Iran increases funding for the Islamic Revolutionary Guard Corps
Iran significantly increased its funding in 2021 for the Islamic Revolutionary Guard Corps (IRGC), the regime’s primary tool for exporting Islamist extremism and supporting terrorist groups, according to a new report released on Monday by the Stockholm International Peace Research Institute (SIPRI). This budget increase strongly suggests that the regime would use any financial windfall associated with a new nuclear agreement to boost support for its regional proxies and paramilitary forces.
“In 2021 Iran’s military budget increased for the first time in four years, to $24.6 billion,” SIPRI stated. “Funding for the Islamic Revolutionary Guard Corps continued to grow in 2021—by 14 per cent compared with 2020—and accounted for 34 per cent of Iran’s total military spending.”
While precisely measuring Iran’s military spending is difficult given its opaque funding mechanisms and the IRGC’s entwinement with the private sector, Tehran has long used the IRGC and its Quds Force to support terrorist groups such as Hamas, Hezbollah, the Houthis, and a bevy of other militias in Iraq and Syria. These organizations constitute vital tools in Iran’s hegemonic campaign for regional supremacy, which aims to attack, undermine, and control other governments in the Middle East at the expense of U.S. interests and those of its allies.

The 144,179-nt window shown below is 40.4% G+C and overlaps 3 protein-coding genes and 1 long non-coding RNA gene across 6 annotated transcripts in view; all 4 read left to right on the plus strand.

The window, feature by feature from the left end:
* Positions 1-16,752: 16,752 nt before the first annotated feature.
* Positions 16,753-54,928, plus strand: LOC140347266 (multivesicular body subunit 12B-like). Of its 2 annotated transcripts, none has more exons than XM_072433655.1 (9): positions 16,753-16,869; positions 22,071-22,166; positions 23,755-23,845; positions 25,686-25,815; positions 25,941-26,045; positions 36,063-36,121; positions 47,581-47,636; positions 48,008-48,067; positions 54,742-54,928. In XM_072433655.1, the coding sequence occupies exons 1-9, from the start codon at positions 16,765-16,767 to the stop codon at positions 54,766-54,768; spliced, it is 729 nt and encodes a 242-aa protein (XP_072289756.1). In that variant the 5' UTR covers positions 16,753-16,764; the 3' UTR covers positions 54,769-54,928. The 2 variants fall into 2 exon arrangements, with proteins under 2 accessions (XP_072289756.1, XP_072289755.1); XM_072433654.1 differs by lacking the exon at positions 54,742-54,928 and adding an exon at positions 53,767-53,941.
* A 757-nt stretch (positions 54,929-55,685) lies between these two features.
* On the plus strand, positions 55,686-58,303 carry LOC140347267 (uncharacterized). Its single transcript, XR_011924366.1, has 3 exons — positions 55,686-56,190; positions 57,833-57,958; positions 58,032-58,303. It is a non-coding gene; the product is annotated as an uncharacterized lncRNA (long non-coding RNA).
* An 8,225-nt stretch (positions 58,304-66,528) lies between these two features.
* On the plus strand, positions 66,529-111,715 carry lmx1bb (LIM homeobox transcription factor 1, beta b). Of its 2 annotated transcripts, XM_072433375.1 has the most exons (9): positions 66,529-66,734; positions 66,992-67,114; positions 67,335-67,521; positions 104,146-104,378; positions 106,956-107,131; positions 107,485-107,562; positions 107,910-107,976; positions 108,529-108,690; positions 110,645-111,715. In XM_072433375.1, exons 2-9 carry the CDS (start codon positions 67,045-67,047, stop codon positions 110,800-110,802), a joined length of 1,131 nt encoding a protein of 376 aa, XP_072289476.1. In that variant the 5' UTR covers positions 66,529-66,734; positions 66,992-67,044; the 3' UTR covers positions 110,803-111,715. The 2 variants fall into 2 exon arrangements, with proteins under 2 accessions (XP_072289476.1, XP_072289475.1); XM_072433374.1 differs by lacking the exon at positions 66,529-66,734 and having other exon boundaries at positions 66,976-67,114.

Iran-backed terrorist organizations have killed hundreds of Americans, from the Beirut barracks bombing in 1983 to the war in Iraq that began in 2003. A 2019 U.S. Army study concluded that the IRGC in 2005-2006 developed weapons specifically designed to kill Americans. The IRGC then smuggled those weapons into Iraq, where it trained militias how to employ them. The Pentagon estimates that Iranian-backed militias in Iraq killed at least 603 American troops.